• For data related to business goals (such as newsletter growth, membership and subscriber revenue, advertising revenue), the editorial department will need to collaborate with colleagues in the business side of the house, too.

Few newsrooms we’ve come across have all of these boxes ticked, no matter their size or resources. And it’s surely frustrating for folks searching for a universally agreed upon engagement metric that can be efficiently measured and monetized, that there isn’t one and there will likely never be one. We at Hearken choose to embrace that. The value of relationships / engagement work transcends pure quantitative measures, and overly focusing on the quantitative can also backfire.

Doing engagement work consistently so that any kind of data can be produced and analyzed also takes time. The industry doesn’t have a surplus of that right now with all the life or death crises it’s facing and the job in democracy it has to do. But to survive and thrive, newsrooms need to jump into action and become more practiced in better listening to and better responding to the public, however they choose to do it and whether or not they measure it. Why? Because the kind of engagement we espouse can:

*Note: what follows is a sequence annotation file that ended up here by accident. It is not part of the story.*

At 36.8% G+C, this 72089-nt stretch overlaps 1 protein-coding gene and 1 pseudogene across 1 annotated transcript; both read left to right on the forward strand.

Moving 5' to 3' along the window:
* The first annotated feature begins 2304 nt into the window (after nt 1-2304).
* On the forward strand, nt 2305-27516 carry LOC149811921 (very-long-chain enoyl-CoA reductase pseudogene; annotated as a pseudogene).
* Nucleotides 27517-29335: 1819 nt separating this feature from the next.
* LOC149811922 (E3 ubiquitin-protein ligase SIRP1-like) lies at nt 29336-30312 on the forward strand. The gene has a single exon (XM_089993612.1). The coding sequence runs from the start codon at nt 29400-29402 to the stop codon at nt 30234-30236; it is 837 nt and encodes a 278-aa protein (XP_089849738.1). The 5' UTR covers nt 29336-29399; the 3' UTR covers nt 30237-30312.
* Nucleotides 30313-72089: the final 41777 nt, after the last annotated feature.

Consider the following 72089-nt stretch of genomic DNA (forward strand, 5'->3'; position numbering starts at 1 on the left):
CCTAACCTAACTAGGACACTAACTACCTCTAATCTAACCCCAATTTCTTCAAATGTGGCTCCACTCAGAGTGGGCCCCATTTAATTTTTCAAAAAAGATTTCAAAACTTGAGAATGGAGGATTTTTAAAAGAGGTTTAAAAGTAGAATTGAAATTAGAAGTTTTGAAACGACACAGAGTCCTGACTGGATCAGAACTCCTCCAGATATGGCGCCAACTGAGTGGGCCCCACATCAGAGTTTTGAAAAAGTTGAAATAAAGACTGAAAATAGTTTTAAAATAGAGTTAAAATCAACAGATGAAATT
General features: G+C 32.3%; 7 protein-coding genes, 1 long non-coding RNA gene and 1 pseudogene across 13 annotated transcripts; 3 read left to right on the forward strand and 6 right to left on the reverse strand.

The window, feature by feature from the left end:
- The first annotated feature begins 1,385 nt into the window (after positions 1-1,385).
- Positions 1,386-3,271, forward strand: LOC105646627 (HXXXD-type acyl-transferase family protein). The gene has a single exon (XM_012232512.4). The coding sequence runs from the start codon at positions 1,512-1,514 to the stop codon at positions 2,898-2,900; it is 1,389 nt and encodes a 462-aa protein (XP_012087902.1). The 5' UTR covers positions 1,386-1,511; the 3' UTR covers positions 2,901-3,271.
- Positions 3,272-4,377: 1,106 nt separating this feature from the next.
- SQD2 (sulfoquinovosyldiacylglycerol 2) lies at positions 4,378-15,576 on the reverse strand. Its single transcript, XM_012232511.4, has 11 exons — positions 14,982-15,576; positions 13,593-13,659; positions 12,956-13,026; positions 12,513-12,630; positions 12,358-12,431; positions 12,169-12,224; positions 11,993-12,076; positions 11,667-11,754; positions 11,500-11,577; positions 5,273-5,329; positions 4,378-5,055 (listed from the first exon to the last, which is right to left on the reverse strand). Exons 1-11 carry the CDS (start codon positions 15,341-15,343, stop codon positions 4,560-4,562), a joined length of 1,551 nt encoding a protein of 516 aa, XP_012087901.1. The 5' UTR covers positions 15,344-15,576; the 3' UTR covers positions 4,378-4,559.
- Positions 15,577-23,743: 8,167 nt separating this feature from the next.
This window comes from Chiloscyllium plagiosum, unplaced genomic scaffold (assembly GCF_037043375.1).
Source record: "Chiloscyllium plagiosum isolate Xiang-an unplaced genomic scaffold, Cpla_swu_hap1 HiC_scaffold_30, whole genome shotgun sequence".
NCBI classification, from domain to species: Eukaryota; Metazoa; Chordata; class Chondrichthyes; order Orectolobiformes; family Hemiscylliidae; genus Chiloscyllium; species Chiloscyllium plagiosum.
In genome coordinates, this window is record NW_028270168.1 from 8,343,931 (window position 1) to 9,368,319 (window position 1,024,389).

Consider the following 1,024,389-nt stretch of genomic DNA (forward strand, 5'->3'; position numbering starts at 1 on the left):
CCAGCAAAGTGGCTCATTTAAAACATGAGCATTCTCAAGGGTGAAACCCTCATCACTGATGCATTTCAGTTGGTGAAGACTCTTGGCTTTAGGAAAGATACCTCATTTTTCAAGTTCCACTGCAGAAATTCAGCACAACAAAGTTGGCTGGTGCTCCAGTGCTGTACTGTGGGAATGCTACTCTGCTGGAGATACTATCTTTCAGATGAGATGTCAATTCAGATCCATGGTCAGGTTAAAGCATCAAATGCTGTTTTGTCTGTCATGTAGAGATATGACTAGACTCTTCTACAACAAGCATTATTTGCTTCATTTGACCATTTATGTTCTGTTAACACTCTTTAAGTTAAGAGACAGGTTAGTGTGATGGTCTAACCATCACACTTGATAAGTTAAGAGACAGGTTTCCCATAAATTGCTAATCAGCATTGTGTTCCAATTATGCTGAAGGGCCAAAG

• Bring the public closer to the newsroom and to one another to exchange information that will help them get their information needs met.
  • Inspire the public to value the work of journalism more highly, and regard news organizations more highly.
  • Enable the public to contribute to shaping the narratives that comprise their realities, resulting in more inclusive, reflective journalism that tells a more complete and nuanced narrative of communities and issues.

If the core job of journalism is the service of connecting people with the information they need so they can make informed decisions about their lives, families, communities and government, then it follows that newsrooms should do whatever they can to better understand what information people need in the first place. Better inputs result in better outputs. And better inputs require engagement — the kind that is about listening and building relationships, not about counting content consumption and shares. How you measure it and monetize it is up to you, and we’re here to help.